What do you pay?

By ayr March 29, 2010

Time for another Clover experiment. I may be regretting this in a few months, but it’s worth a try.

As many of you know we’ve been doing a bunch of hiring as we get ready for truck #2 and the summer onslaught. We’re going to have to hire something like 25 people over the coming 2-3 months. This has involved better understanding how to find folks, understanding how to quickly assess folks, and getting better at training the new hires. We had some good practices to fall back on, but as always there is a bunch I’m convinced we can do better, so here we go.

So here it is, I’m going to try publishing our pay scales. We’ve cleaned this up and are very proud of the way we’re approaching pay. You know our employees all love you, and we hope they love working for us. But I’m not kidding myself, this is a job. Which means the money matters. Other than a few angels that have helped us without accepting pay (Gordon, I’m thinking of you), creating jobs is something we’re happy to be doing, and I love cutting paychecks. I love rewarding hard work. It’s important to us that as Clover grows that it’s not just the investors who get rich.

HOURLY WORKERS ($8.00 – $11.00), currently hiring

Everybody who starts at Clover starts at minimum wage, which in Massachusetts is $8. Well, a bunch of folks started at $8.50 when I thought that was the minimum wage, but then I looked it up, realized I was wrong, and changed it.

The idea is that we pay you more for 2 things: (1) skill/ experience – you get more done in an hour than a newby, and (2) responsibility – you’re stressing the details. We assess pay every month or so, and most full time employees have seen several pay hikes in the past year.

Maximum for “hourly” workers with no responsibilities is going to be something like $11/ hour. That’s the most we can afford to pay folks who are really good at what they’re doing, but not taking on additional responsibilities.

This has been an interesting approach for us. I landed here early on. I was trying to figure out how to think about pay. We knew we wanted to attract folks who are willing to roll up their sleeves and wash dishes, no matter what position you’re applying for or working towards. This is going to be a culture where nobody is beneath anybody else. So it just made sense that we all start at the same level.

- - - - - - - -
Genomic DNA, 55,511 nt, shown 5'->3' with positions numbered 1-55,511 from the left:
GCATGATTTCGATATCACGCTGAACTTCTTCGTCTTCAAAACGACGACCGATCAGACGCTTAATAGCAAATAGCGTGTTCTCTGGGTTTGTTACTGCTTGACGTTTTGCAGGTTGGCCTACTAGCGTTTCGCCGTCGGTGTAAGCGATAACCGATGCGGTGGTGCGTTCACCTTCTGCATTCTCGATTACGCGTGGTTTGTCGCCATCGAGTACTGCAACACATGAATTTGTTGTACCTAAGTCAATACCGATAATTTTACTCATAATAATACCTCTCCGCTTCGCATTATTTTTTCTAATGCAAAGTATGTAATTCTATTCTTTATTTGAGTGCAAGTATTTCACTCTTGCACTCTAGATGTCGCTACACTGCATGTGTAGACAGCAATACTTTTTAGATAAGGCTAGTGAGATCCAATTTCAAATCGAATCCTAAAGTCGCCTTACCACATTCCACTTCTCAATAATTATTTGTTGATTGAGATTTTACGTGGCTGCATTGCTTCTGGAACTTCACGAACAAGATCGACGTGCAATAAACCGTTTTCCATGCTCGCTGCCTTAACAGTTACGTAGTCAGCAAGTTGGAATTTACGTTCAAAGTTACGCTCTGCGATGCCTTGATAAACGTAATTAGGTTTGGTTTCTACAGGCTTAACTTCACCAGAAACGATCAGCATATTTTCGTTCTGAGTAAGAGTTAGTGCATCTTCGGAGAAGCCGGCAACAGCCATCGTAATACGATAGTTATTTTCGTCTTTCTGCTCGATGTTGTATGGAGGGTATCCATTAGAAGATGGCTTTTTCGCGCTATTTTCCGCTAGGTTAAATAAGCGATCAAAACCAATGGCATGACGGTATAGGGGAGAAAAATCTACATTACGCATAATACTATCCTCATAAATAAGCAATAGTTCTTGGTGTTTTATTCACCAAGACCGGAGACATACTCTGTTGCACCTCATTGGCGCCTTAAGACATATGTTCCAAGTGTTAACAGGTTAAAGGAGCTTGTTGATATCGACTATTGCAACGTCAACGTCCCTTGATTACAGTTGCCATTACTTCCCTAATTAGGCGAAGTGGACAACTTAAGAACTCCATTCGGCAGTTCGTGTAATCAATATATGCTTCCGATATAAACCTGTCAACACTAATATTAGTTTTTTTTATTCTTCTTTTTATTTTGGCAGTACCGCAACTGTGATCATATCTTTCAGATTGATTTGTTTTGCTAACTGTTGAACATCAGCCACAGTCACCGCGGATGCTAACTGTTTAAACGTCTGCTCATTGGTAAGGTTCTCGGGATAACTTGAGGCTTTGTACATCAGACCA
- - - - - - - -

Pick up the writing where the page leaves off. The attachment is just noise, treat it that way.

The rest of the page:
SHIFT MANAGER ($11.00 – $12.00), currently hiring

If you’re taking on the responsibility of managing a shift we pay you more. Expect to be opening the truck everyday, or closing the truck everyday. You’re going to be responsible for other employees, you may have anywhere from 1 to 7 employees working for you at a given time. That means making sure things are getting done, training. And shift managers are responsible for customers that come to the truck during their shift.

ASSISTANT MANAGER ($11 .00- $15.00), currently hiring

This is a role for somebody who is ready to manage a truck. They need to be the right hand for the truck manager, ready to step in for anything. This is a role that requires full training on all shifts.

TRUCK MANAGER (Salaried, $35,000/ year + performance bonus of up to $25,000/ year), currently hiring

We spent a lot of time trying to figure this one out. The economics of the truck provided us with a possible envelope that depended on truck performance. And we wanted to create a position that was something like a small business owner, without all of the risk.

So we decided to create a guaranteed minimum salary that would provide a reasonably comfortable life for our managers. And we added a ton of upside based on truck performance. This may even grow in time. We want our truck managers to feel responsible for and rewarded for their success. They are running a not-s0-small business soup to nuts, and we want to recognize and reward that.

OTHER ROLES

As we grow we’ll need to fill roles at the restaurant and other “corporate” roles. We have lot to figure out on those fronts, but we’re going to try to keep things as lean as we can on the corporate side.

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